In a rescript opinion issued this morning in Gentili v. Town of Sturbridge (pdf), the Supreme Judicial Court (SJC) ruled that a municipality’s acquisition of a prescriptive easement over private property is not an eminent domain taking. In prior proceedings in Gentili, the Land Court ruled that the defendant town had acquired a prescriptive easement to discharge surface water through a culvert onto the plaintiffs’ property. Instead of appealing, the plaintiffs filed a Superior Court case seeking damages under M.G.L. c. 79, the state’s eminent domain statute. The Superior Court granted summary judgment to the town and the plaintiffs appealed. The SJC transferred the appeal to itself for decision.
In briskly affirming the Superior Court, the SJC said, “[t]he problem with the [plaintiff] trust’s argument is that the theories and laws of prescriptive easements and takings do not interact in the way that the trust suggests.” Citing the U.S. Supreme Court’s 1982 decision in Texaco, Inc. v. Short, the SJC noted that the town’s easement did not result from any affirmative action by the town, but rather from the plaintiffs’ inaction in failing to stop the town’s discharge of water for the statutory period of 20 years. In other words, the town hasn’t actually “taken” anything: the plaintiffs’ property rights were – to the extent of the easement – extinguished by operation of law.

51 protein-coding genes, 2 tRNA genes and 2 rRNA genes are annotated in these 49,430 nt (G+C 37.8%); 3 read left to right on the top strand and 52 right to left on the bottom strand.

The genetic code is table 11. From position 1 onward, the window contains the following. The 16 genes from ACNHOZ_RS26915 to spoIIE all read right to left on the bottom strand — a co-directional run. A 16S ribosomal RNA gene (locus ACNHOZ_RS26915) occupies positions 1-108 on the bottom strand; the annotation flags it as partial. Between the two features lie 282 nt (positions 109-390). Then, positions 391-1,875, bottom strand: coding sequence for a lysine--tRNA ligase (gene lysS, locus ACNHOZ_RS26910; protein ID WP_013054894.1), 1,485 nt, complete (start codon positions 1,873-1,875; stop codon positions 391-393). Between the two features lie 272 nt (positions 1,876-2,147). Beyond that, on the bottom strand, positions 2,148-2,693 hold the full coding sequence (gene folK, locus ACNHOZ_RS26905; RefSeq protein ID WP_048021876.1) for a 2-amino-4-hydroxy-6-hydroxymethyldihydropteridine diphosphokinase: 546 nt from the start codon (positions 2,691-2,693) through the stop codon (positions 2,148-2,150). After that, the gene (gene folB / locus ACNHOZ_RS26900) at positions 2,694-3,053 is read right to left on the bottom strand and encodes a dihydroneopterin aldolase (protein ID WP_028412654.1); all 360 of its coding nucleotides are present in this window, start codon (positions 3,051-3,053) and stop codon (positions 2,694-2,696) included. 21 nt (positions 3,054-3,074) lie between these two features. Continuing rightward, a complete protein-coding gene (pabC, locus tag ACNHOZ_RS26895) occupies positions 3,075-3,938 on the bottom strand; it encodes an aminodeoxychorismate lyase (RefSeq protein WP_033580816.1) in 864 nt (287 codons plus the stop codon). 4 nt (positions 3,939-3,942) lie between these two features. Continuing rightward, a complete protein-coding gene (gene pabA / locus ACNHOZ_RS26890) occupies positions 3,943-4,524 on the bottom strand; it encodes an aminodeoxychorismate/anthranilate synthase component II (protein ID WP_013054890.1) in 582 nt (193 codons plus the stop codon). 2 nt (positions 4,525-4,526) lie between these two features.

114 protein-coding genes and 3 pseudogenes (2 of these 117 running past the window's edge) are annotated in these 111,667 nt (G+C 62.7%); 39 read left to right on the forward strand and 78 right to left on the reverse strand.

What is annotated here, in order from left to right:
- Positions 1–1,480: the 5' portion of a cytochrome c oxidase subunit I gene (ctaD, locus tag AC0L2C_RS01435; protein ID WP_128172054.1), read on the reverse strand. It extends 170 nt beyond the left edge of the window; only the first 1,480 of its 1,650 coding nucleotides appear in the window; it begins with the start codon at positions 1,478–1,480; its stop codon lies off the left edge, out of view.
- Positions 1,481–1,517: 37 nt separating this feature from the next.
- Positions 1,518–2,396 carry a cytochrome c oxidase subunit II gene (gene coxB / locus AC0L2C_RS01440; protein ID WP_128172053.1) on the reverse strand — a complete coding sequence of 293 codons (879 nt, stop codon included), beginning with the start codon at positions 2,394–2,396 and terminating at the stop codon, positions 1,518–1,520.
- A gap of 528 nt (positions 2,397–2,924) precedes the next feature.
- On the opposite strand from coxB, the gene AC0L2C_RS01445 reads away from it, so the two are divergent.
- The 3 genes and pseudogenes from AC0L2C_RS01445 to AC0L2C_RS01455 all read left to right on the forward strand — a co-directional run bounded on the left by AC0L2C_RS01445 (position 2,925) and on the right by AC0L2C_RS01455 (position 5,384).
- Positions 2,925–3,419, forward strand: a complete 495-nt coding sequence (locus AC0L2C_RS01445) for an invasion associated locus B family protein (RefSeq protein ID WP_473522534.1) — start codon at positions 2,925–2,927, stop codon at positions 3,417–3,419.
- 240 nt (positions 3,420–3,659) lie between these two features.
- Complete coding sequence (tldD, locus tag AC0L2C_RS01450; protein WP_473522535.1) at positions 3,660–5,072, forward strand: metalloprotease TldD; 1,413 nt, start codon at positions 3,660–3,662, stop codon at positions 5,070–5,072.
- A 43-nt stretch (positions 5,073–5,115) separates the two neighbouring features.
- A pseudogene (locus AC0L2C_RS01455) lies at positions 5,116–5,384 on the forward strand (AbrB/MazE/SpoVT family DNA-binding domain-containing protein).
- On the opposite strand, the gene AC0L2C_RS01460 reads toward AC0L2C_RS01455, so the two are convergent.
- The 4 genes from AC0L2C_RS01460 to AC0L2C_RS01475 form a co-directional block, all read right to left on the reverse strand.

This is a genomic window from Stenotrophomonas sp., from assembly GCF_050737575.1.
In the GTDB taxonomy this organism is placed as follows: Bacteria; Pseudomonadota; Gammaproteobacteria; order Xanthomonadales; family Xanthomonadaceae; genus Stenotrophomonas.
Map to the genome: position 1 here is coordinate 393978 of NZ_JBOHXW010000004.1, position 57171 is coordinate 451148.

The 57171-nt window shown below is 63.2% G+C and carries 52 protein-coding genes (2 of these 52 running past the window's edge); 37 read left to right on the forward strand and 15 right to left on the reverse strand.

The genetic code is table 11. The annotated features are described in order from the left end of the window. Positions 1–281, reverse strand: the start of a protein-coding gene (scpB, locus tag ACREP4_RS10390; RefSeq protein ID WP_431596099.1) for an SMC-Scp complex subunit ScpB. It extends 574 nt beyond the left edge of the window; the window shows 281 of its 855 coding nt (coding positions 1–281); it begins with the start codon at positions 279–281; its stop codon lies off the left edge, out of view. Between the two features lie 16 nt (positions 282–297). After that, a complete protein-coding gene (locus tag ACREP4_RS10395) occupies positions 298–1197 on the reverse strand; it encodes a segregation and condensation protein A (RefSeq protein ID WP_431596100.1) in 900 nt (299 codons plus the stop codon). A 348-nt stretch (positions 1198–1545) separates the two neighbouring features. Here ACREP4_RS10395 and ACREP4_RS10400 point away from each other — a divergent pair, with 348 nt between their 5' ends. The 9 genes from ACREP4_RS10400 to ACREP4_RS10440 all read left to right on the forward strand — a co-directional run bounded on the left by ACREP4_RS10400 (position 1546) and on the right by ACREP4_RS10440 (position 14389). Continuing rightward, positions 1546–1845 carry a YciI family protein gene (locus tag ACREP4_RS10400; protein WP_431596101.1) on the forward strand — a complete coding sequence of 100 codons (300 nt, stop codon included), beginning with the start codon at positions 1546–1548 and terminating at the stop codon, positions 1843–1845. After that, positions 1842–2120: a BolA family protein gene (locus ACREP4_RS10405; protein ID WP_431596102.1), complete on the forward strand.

This decision answers an open question and nips in the bud any notion that a municipality’s acquisition of a prescriptive easement over private property is a compensable taking. The court’s reasoning applies equally to a municipality’s acquisition of fee title to private property by adverse possession, since that related doctrine is also based on a property owner’s inaction and the running of a 20-year statute of limitations.